For fans of The Lord of the Rings, Elvish is almost back in the building. Heading to New Zealand for the premiere of The Hobbit: An Unexpected Journey on Wednesday, there are excellent reasons to be optimistic about Peter Jackson's return to the world of hobbits, dwarves, wizards and dragons.
First, of course, it's Peter Jackson. Despite an earlier plan for Guillermo del Toro to direct two Hobbit movies, with Jackson producing and co-writing the script, no filmmaker could have a better feel for Middle Earth and its characters.
And now that he's drawing on Tolkien's notes for a planned revision and making three movies, few directors in cinema history have shown they can maintain such high storytelling standards over a trilogy.
There are more reasons to feel encouraged:
Structurally, Tolkien's relatively slim novel is a quest by Bilbo Baggins and 13 dwarves to seize the treasure guarded by the fearsome dragon Smaug. While it is episodic, Bilbo's rising confidence and bonding with the dwarves through a series of conflicts seems ready-made for a screen version.
Jackson says An Unexpected Journey is 160 minutes long - substantial but less than the 178, 179 and 201 minutes of The Lord of the Rings movies - but he insists there is enough story for another trilogy. Given his pacing of the earlier trilogy was as near perfect as his control of tone and melding of human emotion with epic scale, that's good enough for me.
Also heading back to Middle Earth are the behind-the-scenes team that won 17 Oscars and many of the key cast, including Ian McKellen as Gandalf, Andy Serkis as Gollum, Cate Blanchett as Galadriel and Hugo Weaving as Elrond. Amid all the acclaim, the strength of the performances was an under-appreciated aspect of The Lord of the Rings, as shown by only one of the 30 Oscar nominations going to an actor - McKellen for The Fellowship of the Ring.
English actor Martin Freeman (The Office, Love Actually, The Hitchhiker's Guide To The Galaxy and Sherlock) seems just about ideal to play Bilbo Baggins, with his Hobbitish looks and ability to play comedy with heart.
There seems only three reasons to be not quite so confident:
Lightning strikes rarely for even the best filmmakers. Considering all the obstacles Jackson had to overcome on The Lord of the Rings - starting from when Harvey Weinstein wanted to replace him with Shakespeare in Love's John Madden if he refused to make just one movie instead of two - its success was nothing short of phenomenal. Could a second trilogy possibly work so well again? Precious few filmmakers have had anywhere near the same success when they return later to familiar territory, including Francis Ford Coppola with The Godfather: Part 3, George Lucas with Star Wars - Episode 1: The Phantom Menace and, more recently, Ridley Scott with Prometheus.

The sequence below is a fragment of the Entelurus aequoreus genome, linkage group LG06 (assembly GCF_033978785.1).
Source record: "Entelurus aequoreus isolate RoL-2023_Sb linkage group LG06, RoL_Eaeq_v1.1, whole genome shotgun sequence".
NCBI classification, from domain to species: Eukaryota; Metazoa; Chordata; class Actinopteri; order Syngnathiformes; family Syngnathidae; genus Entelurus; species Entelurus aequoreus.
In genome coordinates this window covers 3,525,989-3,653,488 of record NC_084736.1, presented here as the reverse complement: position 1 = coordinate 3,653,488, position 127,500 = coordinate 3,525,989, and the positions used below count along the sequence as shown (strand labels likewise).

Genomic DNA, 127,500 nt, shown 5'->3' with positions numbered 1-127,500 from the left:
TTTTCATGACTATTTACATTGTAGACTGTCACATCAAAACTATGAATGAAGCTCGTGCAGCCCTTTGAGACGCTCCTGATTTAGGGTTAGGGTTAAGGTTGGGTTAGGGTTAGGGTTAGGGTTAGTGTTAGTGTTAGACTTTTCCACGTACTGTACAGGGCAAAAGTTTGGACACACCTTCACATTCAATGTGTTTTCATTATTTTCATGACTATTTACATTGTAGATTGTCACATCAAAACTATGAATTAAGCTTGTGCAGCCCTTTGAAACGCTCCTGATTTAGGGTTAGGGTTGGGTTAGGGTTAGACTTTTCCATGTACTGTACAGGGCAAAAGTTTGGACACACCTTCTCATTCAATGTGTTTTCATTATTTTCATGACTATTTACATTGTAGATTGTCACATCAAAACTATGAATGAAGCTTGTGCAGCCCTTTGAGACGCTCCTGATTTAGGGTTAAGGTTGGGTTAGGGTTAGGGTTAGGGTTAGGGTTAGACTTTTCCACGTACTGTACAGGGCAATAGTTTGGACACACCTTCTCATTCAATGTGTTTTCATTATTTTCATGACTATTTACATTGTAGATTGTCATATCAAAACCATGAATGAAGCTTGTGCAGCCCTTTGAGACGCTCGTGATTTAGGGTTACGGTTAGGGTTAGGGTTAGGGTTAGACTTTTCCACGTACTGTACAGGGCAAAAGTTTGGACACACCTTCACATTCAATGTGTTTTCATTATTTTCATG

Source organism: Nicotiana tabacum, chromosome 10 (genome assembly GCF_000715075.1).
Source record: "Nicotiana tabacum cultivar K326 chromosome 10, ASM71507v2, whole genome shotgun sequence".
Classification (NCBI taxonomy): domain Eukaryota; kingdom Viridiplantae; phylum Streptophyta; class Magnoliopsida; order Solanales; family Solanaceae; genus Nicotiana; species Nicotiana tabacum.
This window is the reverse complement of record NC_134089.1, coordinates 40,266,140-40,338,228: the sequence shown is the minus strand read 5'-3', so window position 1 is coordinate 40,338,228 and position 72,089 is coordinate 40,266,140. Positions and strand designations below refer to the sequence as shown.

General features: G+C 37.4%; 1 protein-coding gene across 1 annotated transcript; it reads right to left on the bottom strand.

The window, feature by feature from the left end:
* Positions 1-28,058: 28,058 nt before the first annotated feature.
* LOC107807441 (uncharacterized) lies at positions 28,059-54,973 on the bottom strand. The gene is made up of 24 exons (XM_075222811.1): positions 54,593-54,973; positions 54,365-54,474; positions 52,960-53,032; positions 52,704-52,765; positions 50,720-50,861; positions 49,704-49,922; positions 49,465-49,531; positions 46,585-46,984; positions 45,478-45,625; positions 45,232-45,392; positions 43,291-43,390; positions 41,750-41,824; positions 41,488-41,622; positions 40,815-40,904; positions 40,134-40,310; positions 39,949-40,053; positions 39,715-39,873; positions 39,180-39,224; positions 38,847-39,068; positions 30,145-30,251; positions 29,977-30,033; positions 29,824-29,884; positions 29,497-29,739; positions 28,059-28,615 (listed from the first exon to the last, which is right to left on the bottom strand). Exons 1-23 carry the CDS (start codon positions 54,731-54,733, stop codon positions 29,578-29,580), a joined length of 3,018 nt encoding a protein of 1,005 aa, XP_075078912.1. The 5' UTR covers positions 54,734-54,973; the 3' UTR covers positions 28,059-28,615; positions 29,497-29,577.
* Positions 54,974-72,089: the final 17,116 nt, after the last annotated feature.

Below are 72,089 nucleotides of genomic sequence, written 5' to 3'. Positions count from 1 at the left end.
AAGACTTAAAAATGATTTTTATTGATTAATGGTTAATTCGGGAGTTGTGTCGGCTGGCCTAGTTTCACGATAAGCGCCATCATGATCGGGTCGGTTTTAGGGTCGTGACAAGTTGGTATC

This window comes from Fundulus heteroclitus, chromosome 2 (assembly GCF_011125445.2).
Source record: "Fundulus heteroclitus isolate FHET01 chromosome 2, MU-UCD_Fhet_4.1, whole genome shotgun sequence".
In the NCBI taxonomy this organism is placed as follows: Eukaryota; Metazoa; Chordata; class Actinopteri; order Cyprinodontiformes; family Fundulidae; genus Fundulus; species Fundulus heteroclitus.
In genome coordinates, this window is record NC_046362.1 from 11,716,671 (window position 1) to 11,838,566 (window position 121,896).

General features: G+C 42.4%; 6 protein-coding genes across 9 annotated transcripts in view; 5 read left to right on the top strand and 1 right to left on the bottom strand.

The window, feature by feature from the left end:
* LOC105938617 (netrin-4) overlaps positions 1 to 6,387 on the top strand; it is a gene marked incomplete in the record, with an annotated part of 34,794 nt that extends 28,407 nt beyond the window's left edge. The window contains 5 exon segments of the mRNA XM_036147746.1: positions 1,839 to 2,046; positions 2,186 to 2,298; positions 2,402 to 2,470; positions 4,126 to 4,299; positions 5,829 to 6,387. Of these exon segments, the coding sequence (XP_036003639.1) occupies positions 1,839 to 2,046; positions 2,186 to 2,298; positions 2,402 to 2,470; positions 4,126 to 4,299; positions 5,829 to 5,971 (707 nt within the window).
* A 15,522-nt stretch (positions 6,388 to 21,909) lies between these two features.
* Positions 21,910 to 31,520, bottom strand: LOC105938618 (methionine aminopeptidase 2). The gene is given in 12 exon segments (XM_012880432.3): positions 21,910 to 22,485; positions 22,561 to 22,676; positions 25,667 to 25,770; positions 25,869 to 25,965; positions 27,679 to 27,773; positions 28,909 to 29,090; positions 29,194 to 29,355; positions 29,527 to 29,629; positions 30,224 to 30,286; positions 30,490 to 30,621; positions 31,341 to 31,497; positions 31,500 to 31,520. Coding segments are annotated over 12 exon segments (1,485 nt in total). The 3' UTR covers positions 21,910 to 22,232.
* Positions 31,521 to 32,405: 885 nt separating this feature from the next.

There is a dramatic problem with the climax to the novel. (A spoiler follows so if you haven't read The Hobbit, skip this paragraph). When Bilbo and the dwarves finally confront Smaug, Tolkien has the dragon killed by a secondary character elsewhere, only after Bilbo has identified its weakness. Dramatically, that's like having a guest character solve the crime in a CSI episode rather than your central cast. But it will be two movies before we know how they deal with the issue.
Warner Bros is requiring critics to hold back reviews until after the US premiere on December 3. This is to allow reviews to run closer to the movie's US release on December 14; in Australia, it's out on December 26. In many ways, that's perfectly reasonable given the way social media amplifies extreme early reviews over the more considered words of valued critics. But there are cases when an embargo is to postpone the news a movie hasn't worked.
No matter. We'll know soon enough.